It's like The Binding of Isaac but in 3D with voxels, and much less substance. You can play the “adventure” campaign, the infinite “arcade” challenge, which takes place in only one arena, or player-made “BBS levels.” The adventure campaign was alright the first time; the arcade mode is challenging, but also really repetitive, and the most of the player-made levels are broken or just plain bad. Voxatron is cute, but it gets boring really fast.


A puzzle platformer in which you play as a ball. Nice idea, but the game turns out to be more about timing than puzzles, which gets really tedious really quickly.


I tried to come up with a full review for this game, I really tried, but there isn't much to say about it. Ignoring the story, which is just bollocks, you have to get through a series of physics puzzles involving blocks, lasers, and selective force-fields using a gravity gun that looks like a later model of the one from Half-Life 2. The puzzles are actually quite good, and the controls are comfortable. Just ignore the story when playing; the writers didn't even bother to finish the story. It ends like Monty Python and The Holy Grail, if the police showed up right after they stormed the castle.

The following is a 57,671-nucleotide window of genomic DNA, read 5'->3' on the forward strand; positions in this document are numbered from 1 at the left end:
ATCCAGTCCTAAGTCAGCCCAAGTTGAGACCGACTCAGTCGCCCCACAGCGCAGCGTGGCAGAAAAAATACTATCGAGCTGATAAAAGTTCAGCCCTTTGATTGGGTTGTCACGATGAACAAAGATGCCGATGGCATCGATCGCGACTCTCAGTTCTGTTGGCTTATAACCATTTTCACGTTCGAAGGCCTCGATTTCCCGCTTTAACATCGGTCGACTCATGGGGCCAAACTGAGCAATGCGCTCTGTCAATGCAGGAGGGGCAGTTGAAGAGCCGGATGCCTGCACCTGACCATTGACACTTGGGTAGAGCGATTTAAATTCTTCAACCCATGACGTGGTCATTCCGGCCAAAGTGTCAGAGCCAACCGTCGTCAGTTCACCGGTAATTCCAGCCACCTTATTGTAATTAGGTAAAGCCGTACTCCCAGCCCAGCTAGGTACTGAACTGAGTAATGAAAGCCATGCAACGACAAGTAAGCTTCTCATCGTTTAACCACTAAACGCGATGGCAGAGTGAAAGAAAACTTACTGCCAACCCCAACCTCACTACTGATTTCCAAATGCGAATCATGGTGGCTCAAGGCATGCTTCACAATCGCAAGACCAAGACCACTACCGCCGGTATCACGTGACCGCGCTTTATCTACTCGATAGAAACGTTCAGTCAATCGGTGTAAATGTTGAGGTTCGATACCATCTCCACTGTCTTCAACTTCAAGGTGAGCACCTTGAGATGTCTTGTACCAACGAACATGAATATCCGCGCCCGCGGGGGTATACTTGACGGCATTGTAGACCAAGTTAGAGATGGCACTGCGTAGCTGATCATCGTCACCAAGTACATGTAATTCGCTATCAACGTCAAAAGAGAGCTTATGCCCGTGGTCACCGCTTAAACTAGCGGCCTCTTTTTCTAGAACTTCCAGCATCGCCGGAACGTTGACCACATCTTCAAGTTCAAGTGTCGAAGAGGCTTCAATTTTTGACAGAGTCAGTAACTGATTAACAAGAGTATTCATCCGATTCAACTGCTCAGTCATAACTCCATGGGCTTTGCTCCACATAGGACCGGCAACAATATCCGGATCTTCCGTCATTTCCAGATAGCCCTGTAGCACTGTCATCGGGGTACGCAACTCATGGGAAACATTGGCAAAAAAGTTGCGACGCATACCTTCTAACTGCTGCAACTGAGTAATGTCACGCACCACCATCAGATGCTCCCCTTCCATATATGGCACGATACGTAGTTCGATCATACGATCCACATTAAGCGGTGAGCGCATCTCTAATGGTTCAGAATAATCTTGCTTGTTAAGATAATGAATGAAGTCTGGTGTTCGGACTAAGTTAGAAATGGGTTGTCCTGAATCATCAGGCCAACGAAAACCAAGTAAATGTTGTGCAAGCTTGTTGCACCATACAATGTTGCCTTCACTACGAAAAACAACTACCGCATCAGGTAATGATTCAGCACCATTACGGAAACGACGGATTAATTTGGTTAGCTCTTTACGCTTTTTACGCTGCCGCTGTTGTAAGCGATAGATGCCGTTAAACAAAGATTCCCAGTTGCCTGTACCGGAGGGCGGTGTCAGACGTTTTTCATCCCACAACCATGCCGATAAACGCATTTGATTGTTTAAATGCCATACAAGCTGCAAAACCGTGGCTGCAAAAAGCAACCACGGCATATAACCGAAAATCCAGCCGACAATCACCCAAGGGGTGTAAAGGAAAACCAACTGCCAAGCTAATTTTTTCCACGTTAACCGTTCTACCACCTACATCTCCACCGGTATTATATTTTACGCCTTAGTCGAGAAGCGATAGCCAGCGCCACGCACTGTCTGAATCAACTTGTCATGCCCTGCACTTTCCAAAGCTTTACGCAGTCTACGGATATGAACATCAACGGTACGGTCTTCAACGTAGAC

It's like Super MeatBoy with janitors instead of meat, and you have to clean the levels, and it's much more forgiving. It doesn't flow as well as Super MeatBoy, which flows very smoothly, but unlike Super MeatBoy, it doesn't require near-perfection to complete a level. Although, in Dustforce, if you keep dying, you'll get a really low score, whereas Super MeatBoy resets the level upon death, so your deaths didn't accumulate and count against your final score. Being the perfectionist neat freak that I am, I find it really hard to move on until I've cleaned every surface in the level and finished with a perfect combo, so Dustforce drives me just a bit batty, but when I could finally tear myself away from a level and promise myself that I'll come back to it later because there are other levels that need cleaning, I rather enjoyed the challenge.